Pharma giant AbbVie (ABBV 0.52%) has rewarded shareholders in the past decade with market-beating performance. That is especially noteworthy considering many pharma companies struggled through much of the 2010s as evidenced by the fact that the SPDR S&P Pharmaceutical ETF -- an industry benchmark -- substantially lagged the market in this period. AbbVie's strong showing was primarily a result of its top-selling drug, Humira.
However, Humira lost patent exclusivity in Europe in 2018, and it will start facing generics in the U.S. next year. How will AbbVie fare post-Humira? If the company manages to replace the medicine, it could deliver many more years of solid performances. Let's look closer at whether it is still worth it to purchase shares of AbbVie today.
Recent financial results
AbbVie's shares dropped about 10% after it released its first-quarter results. The company's update wasn't that bad; revenue increased by a modest 4.1% year over year to $13.5 billion. Sales of Humira declined by 2.7% year over year to $4.7 billion. That's hardly surprising, considering that the rheumatoid arthritis medicine continues to face generic competition in various international markets. AbbVie's adjusted earnings per share increased by 9.3% to $3.16.
So why did AbbVie's shares drop on the heels of its earnings release? The sell-off likely happened due to a drop in sales of various products, especially cancer drug Imbruvica. Revenue from the medicine declined by 7.4% year over year to $1.2 billion as a result of competition from other cancer drugs.
While it's never a good thing when sales of one of a pharmaceutical company's products decline, Imbruvica was already facing issues before this quarter. Last year, AbbVie's global revenue from Imbruvica increased by a meager 1.8% to $5.4 billion. This unimpressive result was also due in part to stiffer competition on the market. The good news for AbbVie is that some of its most important products that will replace Humira are still performing well.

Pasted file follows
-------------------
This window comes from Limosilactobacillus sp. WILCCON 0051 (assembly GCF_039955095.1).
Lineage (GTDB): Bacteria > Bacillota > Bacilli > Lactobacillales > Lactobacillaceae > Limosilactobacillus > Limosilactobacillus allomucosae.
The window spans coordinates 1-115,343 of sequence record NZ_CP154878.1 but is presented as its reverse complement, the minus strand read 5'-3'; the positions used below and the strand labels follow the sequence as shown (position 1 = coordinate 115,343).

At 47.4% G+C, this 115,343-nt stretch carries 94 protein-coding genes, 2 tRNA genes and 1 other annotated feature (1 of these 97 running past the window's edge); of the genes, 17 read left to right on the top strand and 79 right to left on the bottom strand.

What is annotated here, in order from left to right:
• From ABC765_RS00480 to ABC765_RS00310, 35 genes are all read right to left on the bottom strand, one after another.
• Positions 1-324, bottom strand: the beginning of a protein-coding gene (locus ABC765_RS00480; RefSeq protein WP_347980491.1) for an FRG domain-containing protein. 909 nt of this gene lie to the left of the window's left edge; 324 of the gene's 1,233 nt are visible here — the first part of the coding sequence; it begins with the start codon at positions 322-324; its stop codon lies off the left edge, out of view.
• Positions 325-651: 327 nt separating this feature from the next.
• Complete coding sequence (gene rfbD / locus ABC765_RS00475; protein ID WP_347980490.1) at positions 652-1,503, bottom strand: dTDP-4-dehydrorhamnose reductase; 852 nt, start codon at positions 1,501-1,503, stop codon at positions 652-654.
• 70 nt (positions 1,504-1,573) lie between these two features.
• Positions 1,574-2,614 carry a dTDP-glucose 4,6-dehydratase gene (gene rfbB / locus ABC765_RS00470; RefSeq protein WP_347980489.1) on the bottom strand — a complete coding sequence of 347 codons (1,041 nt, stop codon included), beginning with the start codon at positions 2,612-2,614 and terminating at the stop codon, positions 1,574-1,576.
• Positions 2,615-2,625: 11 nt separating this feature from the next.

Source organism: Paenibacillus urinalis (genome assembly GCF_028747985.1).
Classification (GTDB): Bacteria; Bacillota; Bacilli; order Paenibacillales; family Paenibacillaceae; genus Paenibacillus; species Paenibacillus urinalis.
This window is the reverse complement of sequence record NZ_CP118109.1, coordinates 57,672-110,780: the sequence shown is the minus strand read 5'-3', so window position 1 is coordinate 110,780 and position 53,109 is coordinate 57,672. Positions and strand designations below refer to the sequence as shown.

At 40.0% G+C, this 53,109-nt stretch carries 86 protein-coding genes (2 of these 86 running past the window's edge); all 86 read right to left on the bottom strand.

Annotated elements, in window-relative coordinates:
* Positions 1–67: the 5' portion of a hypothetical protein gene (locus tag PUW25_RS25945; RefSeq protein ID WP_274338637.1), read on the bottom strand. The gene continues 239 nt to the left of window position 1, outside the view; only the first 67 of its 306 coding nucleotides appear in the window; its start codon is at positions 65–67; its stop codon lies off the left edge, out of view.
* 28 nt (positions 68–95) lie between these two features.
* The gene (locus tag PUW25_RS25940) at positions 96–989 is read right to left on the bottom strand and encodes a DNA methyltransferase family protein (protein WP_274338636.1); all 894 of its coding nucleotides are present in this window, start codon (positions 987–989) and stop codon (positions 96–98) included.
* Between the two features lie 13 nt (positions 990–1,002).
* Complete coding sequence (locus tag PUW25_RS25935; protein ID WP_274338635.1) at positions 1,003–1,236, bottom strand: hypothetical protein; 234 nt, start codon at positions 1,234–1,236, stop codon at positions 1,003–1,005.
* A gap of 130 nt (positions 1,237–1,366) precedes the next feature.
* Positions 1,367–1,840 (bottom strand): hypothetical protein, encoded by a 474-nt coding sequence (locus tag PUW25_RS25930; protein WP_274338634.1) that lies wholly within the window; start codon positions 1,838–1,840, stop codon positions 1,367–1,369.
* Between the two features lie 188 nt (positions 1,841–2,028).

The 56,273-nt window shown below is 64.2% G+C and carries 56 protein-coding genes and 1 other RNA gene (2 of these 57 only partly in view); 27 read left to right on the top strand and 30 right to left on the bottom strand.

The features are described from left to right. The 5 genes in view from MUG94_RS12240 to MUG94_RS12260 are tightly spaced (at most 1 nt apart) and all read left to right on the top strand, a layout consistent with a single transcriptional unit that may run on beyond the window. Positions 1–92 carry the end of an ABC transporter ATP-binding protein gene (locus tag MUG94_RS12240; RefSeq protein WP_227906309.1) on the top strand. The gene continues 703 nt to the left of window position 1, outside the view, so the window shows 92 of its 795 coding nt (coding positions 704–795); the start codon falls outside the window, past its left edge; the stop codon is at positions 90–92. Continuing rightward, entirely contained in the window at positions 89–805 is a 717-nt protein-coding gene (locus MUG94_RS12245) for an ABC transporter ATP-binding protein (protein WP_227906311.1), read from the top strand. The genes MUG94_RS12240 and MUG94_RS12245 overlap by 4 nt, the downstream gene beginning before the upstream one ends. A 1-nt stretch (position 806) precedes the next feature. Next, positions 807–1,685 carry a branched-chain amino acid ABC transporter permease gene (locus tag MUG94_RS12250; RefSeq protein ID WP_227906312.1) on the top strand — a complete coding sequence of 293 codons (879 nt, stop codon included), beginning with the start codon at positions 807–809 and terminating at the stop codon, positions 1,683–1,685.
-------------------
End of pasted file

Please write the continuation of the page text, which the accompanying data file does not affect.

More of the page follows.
These include immunosuppressants Skyrizi and Rinvoq, which will soon have earned approvals across all of Humira's major indications. In the first quarter, sales of Skyrizi increased by 63.7% year over year to $940 million while Rinvoq's sales grew by 53.6% year over year to $465 million. AbbVie expects these two products to generate more than $15 billion in revenue in 2025.
Note that Humira hit its peak sales last year at $20.7 billion. Once generics enter the U.S. market, Humira's revenue won't immediately drop to zero. The therapy will continue contributing to AbbVie's top line for a while longer.
Meanwhile, some of the company's other segments are performing well, too. Sales of AbbVie's aesthetics unit -- spearheaded by Botox Cosmetics -- grew by 20.5% year over year to $1.4 billion. With Botox Therapeutics at the helm, the company's neuroscience division reported revenue of $1.5 billion, 19.2% higher than the year-ago period. AbbVie's lineup looks increasingly ready for a post-Humira world.
Still worth buying
Despite Humira's impending loss of exclusivity in the U.S., AbbVie remains an excellent stock. First, as we have already seen, the company's lineup is strong enough to handle the inevitable sales drop that Humira will experience once it starts facing generic competition in the U.S. With the potential for label expansions and brand new drugs, AbbVie's pipeline will also be instrumental in helping the company keep its revenue afloat. The drugmaker is currently running dozens of clinical trials.
Second, AbbVie looks attractively valued at the moment with a forward price-to-earnings (P/E) ratio of 10.9, compared to an average of 12.8 for the pharmaceutical industry. Third, AbbVie is an excellent stock for dividend-seeking investors. The company offers a juicy yield of 3.67%-- which is much higher than the S&P 500's yield of 1.37%. AbbVie is a Dividend King, having raised its payouts for 50 consecutive years (including its time under the wing of medical-devices specialist Abbott Laboratories).
AbbVie will continue to provide growth and income to patient investors. It's far too early to jump off this boat.